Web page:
Passion play involves audience

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Brian Palumbo portrays Jesus. He was among a group of teens who started a Christian theater group that toured with the play.



Brian Palumbo admits a segment of “The Earth Trembled” breaks the “fourth wall,” the imaginary barrier between the audience and actors on stage.

But doing so has contributed to the power of the Passion play in which the audience “becomes part of the crowd at the crucifixion,” the president of Top Hat Productions said.

For Palumbo, the effect of the Passion play was summed up by an audience member. The person told him he had learned about Christ’s Passion, but through the show, he lived it.

Palumbo said he hoped audience members would have a new understanding and appreciation of the sacrifice that Jesus made for humanity. “It’s a remarkable story,” he said.

Palumbo said the play, which depicts the crucifixion, death and resurrection of Jesus, is logging its 21st season. Palumbo, who’s nearing his 40th birthday, was among a group of teens that formed a theater group more than two decades ago.

He said the troupe members, who are Christians, wanted to “address issues facing youth.” Core members are Palumbo; his sister, Julie Palumbo; Josh Noble and Rochelle Joy.

Beginning with skits presented to social service organizations, the group performs at church festivals, afterschool programs and civic organizations. Among topics are drug awareness, cultural diversity and conflict resolution.

“We were doing theater as an outreach to kids. It was a safe place for them,” Palumbo said.

Palumbo said under the umbrella of Lost Then Found Ministries, Top Hat Productions was formed in 1992. That year, the company presented its first Passion play in Conneaut, Ohio. The troupe toured for more than 10 years, presenting the Passion play at various churches.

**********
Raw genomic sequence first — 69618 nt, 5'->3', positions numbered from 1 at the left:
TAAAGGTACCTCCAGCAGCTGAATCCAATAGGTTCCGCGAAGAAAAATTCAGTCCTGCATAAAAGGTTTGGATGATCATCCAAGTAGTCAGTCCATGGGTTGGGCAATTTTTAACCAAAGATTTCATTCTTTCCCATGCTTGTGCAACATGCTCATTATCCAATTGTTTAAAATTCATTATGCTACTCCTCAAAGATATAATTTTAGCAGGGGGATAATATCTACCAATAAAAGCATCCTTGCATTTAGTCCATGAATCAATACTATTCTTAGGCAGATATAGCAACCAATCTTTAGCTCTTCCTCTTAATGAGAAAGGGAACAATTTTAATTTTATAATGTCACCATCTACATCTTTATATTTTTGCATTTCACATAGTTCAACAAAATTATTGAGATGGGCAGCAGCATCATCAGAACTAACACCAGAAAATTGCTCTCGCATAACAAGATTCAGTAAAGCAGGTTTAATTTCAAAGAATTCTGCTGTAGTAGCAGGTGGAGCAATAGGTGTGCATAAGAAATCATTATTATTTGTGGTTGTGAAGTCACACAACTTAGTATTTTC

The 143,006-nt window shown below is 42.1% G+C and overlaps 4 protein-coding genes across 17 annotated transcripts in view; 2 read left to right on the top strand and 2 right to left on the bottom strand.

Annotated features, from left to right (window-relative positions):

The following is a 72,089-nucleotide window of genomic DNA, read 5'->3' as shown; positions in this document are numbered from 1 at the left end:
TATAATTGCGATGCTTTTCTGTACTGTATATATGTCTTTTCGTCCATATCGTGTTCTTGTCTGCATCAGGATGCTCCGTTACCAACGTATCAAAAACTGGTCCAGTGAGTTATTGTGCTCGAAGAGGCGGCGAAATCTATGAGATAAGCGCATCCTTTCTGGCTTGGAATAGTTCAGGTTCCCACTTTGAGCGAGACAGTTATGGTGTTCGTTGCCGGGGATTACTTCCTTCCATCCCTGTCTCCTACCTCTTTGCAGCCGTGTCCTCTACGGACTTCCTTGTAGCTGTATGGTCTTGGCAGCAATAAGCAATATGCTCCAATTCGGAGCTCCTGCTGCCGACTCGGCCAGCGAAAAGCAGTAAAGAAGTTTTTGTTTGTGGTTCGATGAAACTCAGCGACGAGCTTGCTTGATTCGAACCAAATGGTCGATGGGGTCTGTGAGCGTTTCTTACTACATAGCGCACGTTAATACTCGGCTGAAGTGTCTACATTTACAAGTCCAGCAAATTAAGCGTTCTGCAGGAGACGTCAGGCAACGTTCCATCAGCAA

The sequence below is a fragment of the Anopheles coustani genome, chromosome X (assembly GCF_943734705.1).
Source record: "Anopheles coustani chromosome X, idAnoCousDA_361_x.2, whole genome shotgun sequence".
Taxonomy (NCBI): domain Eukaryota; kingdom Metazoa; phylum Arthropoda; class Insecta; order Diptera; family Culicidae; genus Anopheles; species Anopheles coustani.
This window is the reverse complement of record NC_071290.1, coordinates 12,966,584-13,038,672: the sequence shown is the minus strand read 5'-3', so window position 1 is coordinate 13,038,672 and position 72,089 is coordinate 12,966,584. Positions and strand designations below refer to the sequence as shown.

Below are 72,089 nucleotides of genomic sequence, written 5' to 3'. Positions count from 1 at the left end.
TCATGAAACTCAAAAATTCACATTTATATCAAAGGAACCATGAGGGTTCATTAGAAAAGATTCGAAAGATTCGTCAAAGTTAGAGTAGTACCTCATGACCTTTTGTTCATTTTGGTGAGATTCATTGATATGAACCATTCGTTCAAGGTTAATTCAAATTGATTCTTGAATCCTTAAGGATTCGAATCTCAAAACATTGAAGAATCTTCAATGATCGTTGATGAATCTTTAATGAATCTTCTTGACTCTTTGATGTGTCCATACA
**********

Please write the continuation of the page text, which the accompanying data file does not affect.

Working with Trumbull Baptist Association and Neighborhhood Ministries, Top Hat found a permanent home at Fairview Arts and Outreach Center. Palumbo said volunteers transformed the former church into a multipurpose building with a stage.

“This is the greatest thing I did in my life,” Palumbo said of the nonprofit, volunteer-based Christian organization. Fairview also presents other stage productions and offers apprenticeship programs in technical theater for youth.

“What we do is Christ-based,” Palumbo said. “We want to show the importance of the spiritual in our lives and how the love of Jesus can benefit our community.”

Top Hat’s mission “is to enrich the lives of people it serves by fostering a learning environment and providing instructions necessary for intellectual, spiritual and personal development. ... Top Hat works through stage performance and community outreach to bring together different social and economical groups in a nonthreatening and nondiscriminating setting.”

“The Earth Trembled” is an original script; it begins right before the Last Supper and concludes at the ascension of Jesus. About 50 percent of the music in the show was written by Palumbo and Robert Noble, musical director, who’s retired from Struthers school district. Noble wrote “Remember Me,” which is sung at the Last Supper.

Palumbo said it takes about 70 cast and crew to produce the play. He said there are two to three people who perform many of the main roles so there’s always someone who can step in. It’s all volunteer. “I love to be here and can’t count the hours I’m here,” he said.

He said Top Hat offers summer theater programs for youth and sponsors Jammin’ for Jesus, a community outreach event in August, with Lost Then Found Ministries. Palumbo, who owns Selah restaurant in Struthers, said it provides meals once a month at the Dorothy Day House of Hospitality in Youngstown.

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